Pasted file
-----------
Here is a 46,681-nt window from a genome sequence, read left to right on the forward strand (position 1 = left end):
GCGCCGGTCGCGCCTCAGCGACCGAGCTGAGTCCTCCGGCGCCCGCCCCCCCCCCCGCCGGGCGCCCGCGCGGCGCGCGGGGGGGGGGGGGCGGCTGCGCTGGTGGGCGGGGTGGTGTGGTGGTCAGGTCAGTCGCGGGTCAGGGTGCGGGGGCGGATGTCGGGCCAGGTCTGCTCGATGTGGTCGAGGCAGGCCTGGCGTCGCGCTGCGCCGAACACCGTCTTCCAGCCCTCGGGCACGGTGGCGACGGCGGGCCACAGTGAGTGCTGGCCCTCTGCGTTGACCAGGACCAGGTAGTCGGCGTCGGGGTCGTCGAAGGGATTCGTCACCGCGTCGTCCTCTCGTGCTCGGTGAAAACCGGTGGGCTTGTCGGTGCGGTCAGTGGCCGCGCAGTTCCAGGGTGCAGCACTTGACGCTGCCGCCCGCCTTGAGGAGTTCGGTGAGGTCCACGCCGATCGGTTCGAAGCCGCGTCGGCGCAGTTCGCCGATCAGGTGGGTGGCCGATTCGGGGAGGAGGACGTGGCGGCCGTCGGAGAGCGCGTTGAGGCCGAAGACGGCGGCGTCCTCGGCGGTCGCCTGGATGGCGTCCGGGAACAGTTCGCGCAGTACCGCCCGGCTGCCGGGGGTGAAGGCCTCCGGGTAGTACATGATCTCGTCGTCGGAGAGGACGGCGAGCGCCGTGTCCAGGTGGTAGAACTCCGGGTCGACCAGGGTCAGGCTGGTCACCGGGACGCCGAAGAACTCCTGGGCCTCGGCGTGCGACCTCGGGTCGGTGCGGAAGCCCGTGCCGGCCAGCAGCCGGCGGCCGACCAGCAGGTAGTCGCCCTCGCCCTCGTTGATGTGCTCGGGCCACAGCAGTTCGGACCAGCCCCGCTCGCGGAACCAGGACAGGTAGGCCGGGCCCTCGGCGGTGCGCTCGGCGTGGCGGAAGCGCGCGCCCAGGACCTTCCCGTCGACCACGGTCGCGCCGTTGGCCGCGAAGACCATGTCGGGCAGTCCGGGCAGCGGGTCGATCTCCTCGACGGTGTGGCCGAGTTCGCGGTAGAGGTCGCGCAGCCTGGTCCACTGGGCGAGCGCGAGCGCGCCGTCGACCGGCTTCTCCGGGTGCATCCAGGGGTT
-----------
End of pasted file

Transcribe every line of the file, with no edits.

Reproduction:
Here is a 46,681-nt window from a genome sequence, read left to right on the forward strand (position 1 = left end):
GCGCCGGTCGCGCCTCAGCGACCGAGCTGAGTCCTCCGGCGCCCGCCCCCCCCCCCGCCGGGCGCCCGCGCGGCGCGCGGGGGGGGGGGGGCGGCTGCGCTGGTGGGCGGGGTGGTGTGGTGGTCAGGTCAGTCGCGGGTCAGGGTGCGGGGGCGGATGTCGGGCCAGGTCTGCTCGATGTGGTCGAGGCAGGCCTGGCGTCGCGCTGCGCCGAACACCGTCTTCCAGCCCTCGGGCACGGTGGCGACGGCGGGCCACAGTGAGTGCTGGCCCTCTGCGTTGACCAGGACCAGGTAGTCGGCGTCGGGGTCGTCGAAGGGATTCGTCACCGCGTCGTCCTCTCGTGCTCGGTGAAAACCGGTGGGCTTGTCGGTGCGGTCAGTGGCCGCGCAGTTCCAGGGTGCAGCACTTGACGCTGCCGCCCGCCTTGAGGAGTTCGGTGAGGTCCACGCCGATCGGTTCGAAGCCGCGTCGGCGCAGTTCGCCGATCAGGTGGGTGGCCGATTCGGGGAGGAGGACGTGGCGGCCGTCGGAGAGCGCGTTGAGGCCGAAGACGGCGGCGTCCTCGGCGGTCGCCTGGATGGCGTCCGGGAACAGTTCGCGCAGTACCGCCCGGCTGCCGGGGGTGAAGGCCTCCGGGTAGTACATGATCTCGTCGTCGGAGAGGACGGCGAGCGCCGTGTCCAGGTGGTAGAACTCCGGGTCGACCAGGGTCAGGCTGGTCACCGGGACGCCGAAGAACTCCTGGGCCTCGGCGTGCGACCTCGGGTCGGTGCGGAAGCCCGTGCCGGCCAGCAGCCGGCGGCCGACCAGCAGGTAGTCGCCCTCGCCCTCGTTGATGTGCTCGGGCCACAGCAGTTCGGACCAGCCCCGCTCGCGGAACCAGGACAGGTAGGCCGGGCCCTCGGCGGTGCGCTCGGCGTGGCGGAAGCGCGCGCCCAGGACCTTCCCGTCGACCACGGTCGCGCCGTTGGCCGCGAAGACCATGTCGGGCAGTCCGGGCAGCGGGTCGATCTCCTCGACGGTGTGGCCGAGTTCGCGGTAGAGGTCGCGCAGCCTGGTCCACTGGGCGAGCGCGAGCGCGCCGTCGACCGGCTTCTCCGGGTGCATCCAGGGGTT